Atlantic Canada digging out from massive winter storm
Published Monday, February 11, 2013 7:26AM EST
Last Updated Monday, February 11, 2013 10:29AM EST
Cleanup efforts are underway in Eastern Canada following a paralyzing winter storm that knocked out power, cancelled flights and left some areas flooded.
Newfoundland and Labrador saw winds of up to 100 km/m and 35 centimetres of snow in parts of the province on Sunday, as blowing snow made for near zero visibility on roadways.
As residents begin to dig themselves out from the mounds of snow left in the storm’s wake, Environment Canada is forecasting another 10 to 15 centimetres of snowfall in St. John’s over the next two days.
A number of flights out of airports across Atlantic Canada were cancelled over the weekend, leaving a backlog of travellers waiting to fly in and out of the region. However, airports in St. John's and Halifax are only reporting a few flight cancellations today.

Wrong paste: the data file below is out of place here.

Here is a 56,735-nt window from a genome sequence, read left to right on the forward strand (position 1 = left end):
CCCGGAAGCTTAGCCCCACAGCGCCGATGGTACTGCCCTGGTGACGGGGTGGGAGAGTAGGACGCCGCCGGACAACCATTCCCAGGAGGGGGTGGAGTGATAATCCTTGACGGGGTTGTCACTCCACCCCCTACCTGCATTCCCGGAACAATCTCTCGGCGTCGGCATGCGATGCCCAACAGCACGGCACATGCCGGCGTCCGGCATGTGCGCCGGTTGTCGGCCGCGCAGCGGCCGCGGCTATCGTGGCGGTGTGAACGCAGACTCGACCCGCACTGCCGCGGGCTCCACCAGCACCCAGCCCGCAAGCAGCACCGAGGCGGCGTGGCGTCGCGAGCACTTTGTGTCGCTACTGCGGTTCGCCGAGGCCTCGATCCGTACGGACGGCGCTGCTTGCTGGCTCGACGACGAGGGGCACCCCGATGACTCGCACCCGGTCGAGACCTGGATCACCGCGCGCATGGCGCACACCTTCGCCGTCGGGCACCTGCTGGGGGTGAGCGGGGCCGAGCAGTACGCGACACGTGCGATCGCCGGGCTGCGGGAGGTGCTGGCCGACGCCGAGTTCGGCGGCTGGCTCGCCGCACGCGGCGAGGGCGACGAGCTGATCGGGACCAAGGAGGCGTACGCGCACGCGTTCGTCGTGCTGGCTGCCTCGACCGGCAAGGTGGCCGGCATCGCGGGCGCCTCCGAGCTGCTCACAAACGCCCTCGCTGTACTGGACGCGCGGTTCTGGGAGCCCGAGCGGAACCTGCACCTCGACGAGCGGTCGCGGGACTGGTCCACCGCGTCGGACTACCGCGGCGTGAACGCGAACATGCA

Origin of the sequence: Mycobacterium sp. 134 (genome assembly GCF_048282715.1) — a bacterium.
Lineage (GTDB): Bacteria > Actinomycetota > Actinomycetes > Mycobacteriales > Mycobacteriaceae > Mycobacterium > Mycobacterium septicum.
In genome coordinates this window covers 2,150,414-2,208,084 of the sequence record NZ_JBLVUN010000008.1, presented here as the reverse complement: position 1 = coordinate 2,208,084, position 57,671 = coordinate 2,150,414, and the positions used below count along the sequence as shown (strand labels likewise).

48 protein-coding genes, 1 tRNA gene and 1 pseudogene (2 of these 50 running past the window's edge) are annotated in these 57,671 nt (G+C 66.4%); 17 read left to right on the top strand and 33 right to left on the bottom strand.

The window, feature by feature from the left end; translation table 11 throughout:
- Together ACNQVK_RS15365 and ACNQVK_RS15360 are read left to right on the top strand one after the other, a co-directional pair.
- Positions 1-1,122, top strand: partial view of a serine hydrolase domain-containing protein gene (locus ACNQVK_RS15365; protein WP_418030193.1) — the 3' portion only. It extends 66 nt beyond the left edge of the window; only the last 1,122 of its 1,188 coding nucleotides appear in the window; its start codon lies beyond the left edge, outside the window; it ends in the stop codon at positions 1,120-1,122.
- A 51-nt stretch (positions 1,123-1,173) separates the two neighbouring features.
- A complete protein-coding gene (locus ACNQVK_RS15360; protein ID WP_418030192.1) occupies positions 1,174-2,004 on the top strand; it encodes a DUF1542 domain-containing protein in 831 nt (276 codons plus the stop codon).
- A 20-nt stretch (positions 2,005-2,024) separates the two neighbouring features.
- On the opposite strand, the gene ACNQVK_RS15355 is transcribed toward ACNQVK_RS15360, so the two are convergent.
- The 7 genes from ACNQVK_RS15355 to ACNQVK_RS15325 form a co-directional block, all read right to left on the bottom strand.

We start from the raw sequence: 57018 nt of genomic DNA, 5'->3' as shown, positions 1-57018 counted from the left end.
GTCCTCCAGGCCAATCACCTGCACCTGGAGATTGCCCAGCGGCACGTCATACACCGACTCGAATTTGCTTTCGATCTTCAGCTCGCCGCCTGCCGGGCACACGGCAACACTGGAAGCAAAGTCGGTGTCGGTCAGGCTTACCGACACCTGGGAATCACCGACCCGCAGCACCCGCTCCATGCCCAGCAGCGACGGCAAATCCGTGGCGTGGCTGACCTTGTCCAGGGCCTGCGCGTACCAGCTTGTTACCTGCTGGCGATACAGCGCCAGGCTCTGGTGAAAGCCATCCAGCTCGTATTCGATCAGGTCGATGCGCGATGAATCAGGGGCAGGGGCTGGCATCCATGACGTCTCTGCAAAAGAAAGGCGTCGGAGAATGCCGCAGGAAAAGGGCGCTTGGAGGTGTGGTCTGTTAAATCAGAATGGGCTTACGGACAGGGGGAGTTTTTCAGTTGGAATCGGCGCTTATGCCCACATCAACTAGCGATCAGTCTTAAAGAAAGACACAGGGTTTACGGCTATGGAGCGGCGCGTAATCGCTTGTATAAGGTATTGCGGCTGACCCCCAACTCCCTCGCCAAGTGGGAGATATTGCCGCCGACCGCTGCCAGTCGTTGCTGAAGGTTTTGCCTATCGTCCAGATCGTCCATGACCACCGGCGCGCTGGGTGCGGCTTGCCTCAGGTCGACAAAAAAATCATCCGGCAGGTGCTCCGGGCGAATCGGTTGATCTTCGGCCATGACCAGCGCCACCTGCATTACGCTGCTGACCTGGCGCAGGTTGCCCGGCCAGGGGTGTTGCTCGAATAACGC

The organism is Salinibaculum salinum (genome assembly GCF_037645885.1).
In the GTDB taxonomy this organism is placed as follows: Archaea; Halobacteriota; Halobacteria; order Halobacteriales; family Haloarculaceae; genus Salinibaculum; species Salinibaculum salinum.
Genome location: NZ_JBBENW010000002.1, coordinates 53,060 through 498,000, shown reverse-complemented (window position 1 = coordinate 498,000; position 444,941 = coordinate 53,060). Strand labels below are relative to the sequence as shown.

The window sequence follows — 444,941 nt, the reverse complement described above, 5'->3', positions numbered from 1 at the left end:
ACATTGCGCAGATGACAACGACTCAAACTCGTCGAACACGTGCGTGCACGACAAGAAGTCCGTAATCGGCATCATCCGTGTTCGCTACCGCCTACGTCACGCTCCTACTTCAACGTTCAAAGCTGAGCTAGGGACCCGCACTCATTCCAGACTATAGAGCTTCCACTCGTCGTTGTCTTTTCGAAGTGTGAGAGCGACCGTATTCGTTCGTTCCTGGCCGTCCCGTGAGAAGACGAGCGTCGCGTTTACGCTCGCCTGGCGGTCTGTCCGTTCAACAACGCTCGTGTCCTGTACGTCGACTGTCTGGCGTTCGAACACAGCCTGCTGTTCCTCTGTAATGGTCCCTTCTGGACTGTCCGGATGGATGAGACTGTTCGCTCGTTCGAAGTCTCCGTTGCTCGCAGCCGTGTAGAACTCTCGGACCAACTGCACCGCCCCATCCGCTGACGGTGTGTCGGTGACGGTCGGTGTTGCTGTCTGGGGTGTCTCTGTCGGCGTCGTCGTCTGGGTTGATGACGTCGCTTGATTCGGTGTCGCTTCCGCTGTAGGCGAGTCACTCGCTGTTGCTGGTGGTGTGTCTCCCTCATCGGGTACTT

The heavy snowfall and high winds that hit Nova Scotia on Saturday caused a storm surge that left parts of the province flooded.
In the coastal town of Shelburne, which is known for its historic centuries-old buildings, a rise in sea water sent water gushing onto the streets, damaging the nearby wharfs.
Halifax recorded a high-water level of 2.76 metres, which according to Environment Canada falls within the top five recorded levels, while high winds knocked out power to some 21,000 homes and businesses.
“The headline out of this storm seems to be the storm surge,” CTV’s Todd Battis told Canada AM on Monday.
“We talk about climate change and one of the things we keep harping on is sea level rise, and that combined with high tides made a real mess in Shelburne,” Battis said from Halifax.
Meanwhile, south of the border life is returning to normal following the weekend storm that is being blamed for 13 deaths in the U.S. Northeast.
At the height of the storm, an estimated 650,000 homes and businesses from New York to Maine were in the dark as the gusting winds knocked out power lines.
By Monday morning outages had dropped to 149,970 -- more than 126,000 of them in Massachusetts.
As much as 76 centimetres of snow was recorded in Long Island, which shut down roads and highways. Authorities say the roadways were re-opened Monday morning, in time for the rush hour commute.
With files from The Associated Press
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